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Yes, You Can Buy a Revel Scooter on Facebook Marketplace—But You Probably Shouldn’t

Revel scooters aren't gone forever—if you know where to look.

(Hell Gate)

Revel scooters were always for dreamers, for rebels, for people trying to commute outside the box—as long as they were going somewhere that didn't require driving on the highway. The company's eye-grabbing blue mopeds, accessible to anyone with a driver's license and a Revel membership, were deliriously fun to ride—fun augmented by the hint of danger and liability users assumed every time they hopped astride one. It wasn't exactly shocking to see Revel temporarily suspend its scooter rental service in July 2020 after two people died while riding them, and a third driver was critically injured. Still, people with places to go and a certain level of risk tolerance rejoiced when the bikes found their way back to Bronx, Manhattan, Queens, and Brooklyn streets a month later, with additional safety restrictions imposed by the City's Department of Transportation. (Bronx moped service was eventually suspended again in 2022, with the company citing bike thefts as the reason.) 

But just when New Yorkers felt assured of their on-demand access to Revel's electric scooters, they were yanked away again, this time for good. In November 2023, the company pulled all of its bikes from the streets due, reportedly, to falling ridership numbers and increased competition in the "micromobility" space. Unfortunately for super-fans, the rideshare company didn't just release its stock of mopeds into the wild, either. In November, a representative from Revel told Hell Gate that the company was planning on recycling the benched bikes, and that many of them wouldn't work without the Revel app anyway (they would need, the rep said, to be modified to include features like an ignition key start).

But Revel's cerulean e-steeds aren't actually gone from our city's streets forever—if you know what to search on Facebook Marketplace. Last week, a friend alerted me to something his friend had recently discovered: that searching for "Niu NQI electric scooter" yielded multiple listings for what appeared to be decommissioned Revel scooters. After doing some browsing of my own on Facebook Marketplace, I was able to drum up four different listings for what look to be old Revel scooters for sale, as well as two different Craigslist posts offering the same—with photos that can also be found in one of the Facebook listings.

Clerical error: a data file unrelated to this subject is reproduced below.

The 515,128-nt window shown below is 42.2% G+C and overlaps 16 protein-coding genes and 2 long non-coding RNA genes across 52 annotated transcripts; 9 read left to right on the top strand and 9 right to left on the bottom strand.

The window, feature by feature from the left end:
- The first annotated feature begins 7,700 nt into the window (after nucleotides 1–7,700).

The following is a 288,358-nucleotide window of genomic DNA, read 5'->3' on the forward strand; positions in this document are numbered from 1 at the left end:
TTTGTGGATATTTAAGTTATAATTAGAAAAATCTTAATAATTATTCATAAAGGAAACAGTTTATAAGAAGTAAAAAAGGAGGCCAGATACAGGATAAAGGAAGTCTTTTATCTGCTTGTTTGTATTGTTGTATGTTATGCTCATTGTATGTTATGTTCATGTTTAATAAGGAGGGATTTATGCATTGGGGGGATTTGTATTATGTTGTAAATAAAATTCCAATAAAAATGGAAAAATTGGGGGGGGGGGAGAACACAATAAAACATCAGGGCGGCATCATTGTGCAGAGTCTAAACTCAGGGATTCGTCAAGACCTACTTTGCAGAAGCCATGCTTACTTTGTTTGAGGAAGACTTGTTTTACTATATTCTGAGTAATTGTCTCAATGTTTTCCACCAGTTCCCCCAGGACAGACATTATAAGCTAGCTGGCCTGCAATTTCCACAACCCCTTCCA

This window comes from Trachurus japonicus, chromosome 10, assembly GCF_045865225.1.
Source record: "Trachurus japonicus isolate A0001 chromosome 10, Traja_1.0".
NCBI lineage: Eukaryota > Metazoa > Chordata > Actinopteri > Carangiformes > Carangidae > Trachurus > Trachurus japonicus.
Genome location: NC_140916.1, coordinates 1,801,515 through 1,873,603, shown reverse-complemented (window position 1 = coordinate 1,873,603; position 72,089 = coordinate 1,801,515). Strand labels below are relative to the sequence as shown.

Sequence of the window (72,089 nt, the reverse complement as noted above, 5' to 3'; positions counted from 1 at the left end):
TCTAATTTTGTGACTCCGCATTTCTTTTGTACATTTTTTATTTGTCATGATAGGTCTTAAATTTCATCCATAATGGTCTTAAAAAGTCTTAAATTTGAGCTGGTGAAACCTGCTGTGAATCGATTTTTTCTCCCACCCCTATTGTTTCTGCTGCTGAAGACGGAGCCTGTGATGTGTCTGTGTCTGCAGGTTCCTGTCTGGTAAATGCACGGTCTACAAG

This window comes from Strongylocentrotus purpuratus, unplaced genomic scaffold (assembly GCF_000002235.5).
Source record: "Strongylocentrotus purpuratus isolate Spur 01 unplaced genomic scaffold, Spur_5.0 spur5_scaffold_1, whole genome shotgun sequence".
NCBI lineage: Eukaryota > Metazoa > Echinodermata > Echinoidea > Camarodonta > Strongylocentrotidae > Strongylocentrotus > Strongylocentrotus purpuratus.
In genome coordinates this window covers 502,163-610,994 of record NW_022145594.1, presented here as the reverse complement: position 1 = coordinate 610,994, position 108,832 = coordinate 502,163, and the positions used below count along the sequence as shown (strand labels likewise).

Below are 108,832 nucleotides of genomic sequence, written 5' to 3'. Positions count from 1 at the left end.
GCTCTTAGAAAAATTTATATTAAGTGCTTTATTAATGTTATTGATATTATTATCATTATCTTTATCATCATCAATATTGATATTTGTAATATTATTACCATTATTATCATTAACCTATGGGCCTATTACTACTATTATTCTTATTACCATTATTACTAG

Two of the listings are clearly Revels, branding and all: 

Scooters in other listings, however, are less obvious, but if you look closely at the front of the bikes, you can see where the "Revel" branding has been scraped off, and other hallmarks—like the "100% electric" label and the stripes on the front of the scooter—have been left intact.

Naturally, I needed to find out more. The only seller who responded to my inquiries said that the bikes he was selling are totally legit. "good eye??LOL," the seller, whose name we're withholding because we don't want to snitch, wrote on Facebook Messenger when asked if the scooter he was selling had a former life as a Revel rideshare. "yes its a decommissioned revel . works great . fully refurbished by revel before they closed," he continued. He said he bought 30 bikes at once from Revel itself, and that the two he was selling—for $1,200 a piece—were the last of that lot, "with titles ready to ride…road legal after you get a license plate for them." He urged interested buyers to act quickly, because the bikes were selling fast.

Did these scooters come straight from Revel? When we showed Revel these screenshots and asked them whether it was possible these bikes were obtained legally—and, if not, whether they'd actually be functional—the company told a different story. Bobby Familiar, the senior communications manager at Revel, gave Hell Gate the following statement: "Revel did not give or sell any electric mopeds to third parties for resale. We recycled the mopeds at a local facility at the end of the last season. We were able to donate more than 1,200 moped helmets to a nonprofit supporting New York’s delivery workers." Familiar did not specify which recycling facility handled the mopeds.

Hmm, who to believe—a stranger selling scooters on social media or a reputable business? We'll leave that up to you and your best judgment. But if you really miss zipping around the city on a Revel, you'll probably get the best results from buying a moped that's a similar model and painting it blue instead of copping a zombified e-bike off of Facebook.

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